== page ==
Middle Pavement is a short street at the top of Low Pavement and formed a link in the great line of traffic which became so important in the latter part of the eighteenth century; it presents many features of interest.

The right foreground shows the quaint old house called the 'Old Postern Gate'. It stood at the corner of Middle Pavement and Drury Hill and occupied the site of the postern which guarded the passage through the wall at this point; when it was pulled down about 1910, considerable remains of a guard chamber, used in connection with this postern, were found to be incorporated in its cellars. It appears to have been built just before the Civil War (that is about 1600) and was known for many years as the 'Bull's Head Inn'. It was a very picturesque building and we miss it sadly.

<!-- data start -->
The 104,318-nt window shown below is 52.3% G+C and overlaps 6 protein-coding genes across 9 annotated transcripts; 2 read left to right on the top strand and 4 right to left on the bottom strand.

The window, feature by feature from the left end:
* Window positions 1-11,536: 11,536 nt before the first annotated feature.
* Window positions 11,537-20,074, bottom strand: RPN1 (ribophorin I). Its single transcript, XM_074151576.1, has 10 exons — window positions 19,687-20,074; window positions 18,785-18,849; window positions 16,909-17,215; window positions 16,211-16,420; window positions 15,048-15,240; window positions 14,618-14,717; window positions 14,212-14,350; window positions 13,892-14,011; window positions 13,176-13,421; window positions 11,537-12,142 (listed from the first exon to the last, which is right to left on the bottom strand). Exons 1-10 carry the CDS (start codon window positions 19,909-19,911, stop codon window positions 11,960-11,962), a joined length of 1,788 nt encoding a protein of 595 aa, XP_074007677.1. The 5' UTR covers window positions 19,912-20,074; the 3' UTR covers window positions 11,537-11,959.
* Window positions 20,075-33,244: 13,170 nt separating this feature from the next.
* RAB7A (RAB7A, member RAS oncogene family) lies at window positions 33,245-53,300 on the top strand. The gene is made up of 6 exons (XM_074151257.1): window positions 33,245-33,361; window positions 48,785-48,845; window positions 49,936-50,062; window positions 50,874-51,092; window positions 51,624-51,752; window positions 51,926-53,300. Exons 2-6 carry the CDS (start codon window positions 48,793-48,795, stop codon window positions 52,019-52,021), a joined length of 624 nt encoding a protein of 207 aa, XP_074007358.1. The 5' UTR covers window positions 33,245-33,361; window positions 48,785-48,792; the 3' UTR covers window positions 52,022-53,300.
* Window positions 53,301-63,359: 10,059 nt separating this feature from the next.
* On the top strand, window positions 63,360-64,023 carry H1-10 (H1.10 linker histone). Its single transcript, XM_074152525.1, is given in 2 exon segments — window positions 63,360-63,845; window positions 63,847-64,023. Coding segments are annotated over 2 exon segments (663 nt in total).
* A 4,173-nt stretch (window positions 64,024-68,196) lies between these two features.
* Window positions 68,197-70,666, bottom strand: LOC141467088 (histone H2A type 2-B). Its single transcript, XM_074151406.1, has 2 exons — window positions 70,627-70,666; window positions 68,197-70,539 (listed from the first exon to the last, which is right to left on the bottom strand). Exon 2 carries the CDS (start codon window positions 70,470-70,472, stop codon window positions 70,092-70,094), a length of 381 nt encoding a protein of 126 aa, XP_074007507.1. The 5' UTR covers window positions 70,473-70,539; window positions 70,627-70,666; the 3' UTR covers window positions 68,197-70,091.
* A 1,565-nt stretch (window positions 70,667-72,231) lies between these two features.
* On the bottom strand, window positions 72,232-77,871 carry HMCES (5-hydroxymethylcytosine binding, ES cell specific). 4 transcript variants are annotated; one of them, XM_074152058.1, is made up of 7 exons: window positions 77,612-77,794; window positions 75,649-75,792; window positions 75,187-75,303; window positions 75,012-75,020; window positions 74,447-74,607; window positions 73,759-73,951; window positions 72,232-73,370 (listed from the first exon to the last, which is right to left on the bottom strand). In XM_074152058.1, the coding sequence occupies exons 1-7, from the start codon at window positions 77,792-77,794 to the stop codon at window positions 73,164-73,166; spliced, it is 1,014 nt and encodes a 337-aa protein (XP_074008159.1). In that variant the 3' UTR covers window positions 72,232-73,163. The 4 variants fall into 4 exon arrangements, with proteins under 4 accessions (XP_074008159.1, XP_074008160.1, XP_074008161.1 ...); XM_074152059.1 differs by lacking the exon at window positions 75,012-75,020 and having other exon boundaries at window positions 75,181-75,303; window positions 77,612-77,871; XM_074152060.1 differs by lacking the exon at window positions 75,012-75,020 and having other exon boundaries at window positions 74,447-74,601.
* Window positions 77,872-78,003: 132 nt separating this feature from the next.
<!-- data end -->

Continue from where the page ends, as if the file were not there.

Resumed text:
Hard by is a wine and spirit business, which has been conducted on its present site for several hundred years; its yard still retains many of the features associated with ancient inn yards.

At the corner of Middle Pavement and Fletcher Gate stood the house in which Philip James Bailey lived for some time—a beautiful 'Juno-Head' knocker taken from this house is preserved in the Castle Museum. Bailey's 'Festus' is a household word in Nottingham; its object is to show the ultimate triumph of good over evil and the final salvation of all men. It is full of wonderful thoughts, and the quotation 'We live in deeds, not years—count time by heart throbs, not in figures on a dial' is variously rendered wherever the English language is spoken.

The little balconies on the houses to the left of the picture always fascinate me. They seem to speak of a more spacious and less hurried time than ours, and one half expects to catch a glimpse of a crinoline through the windows behind them.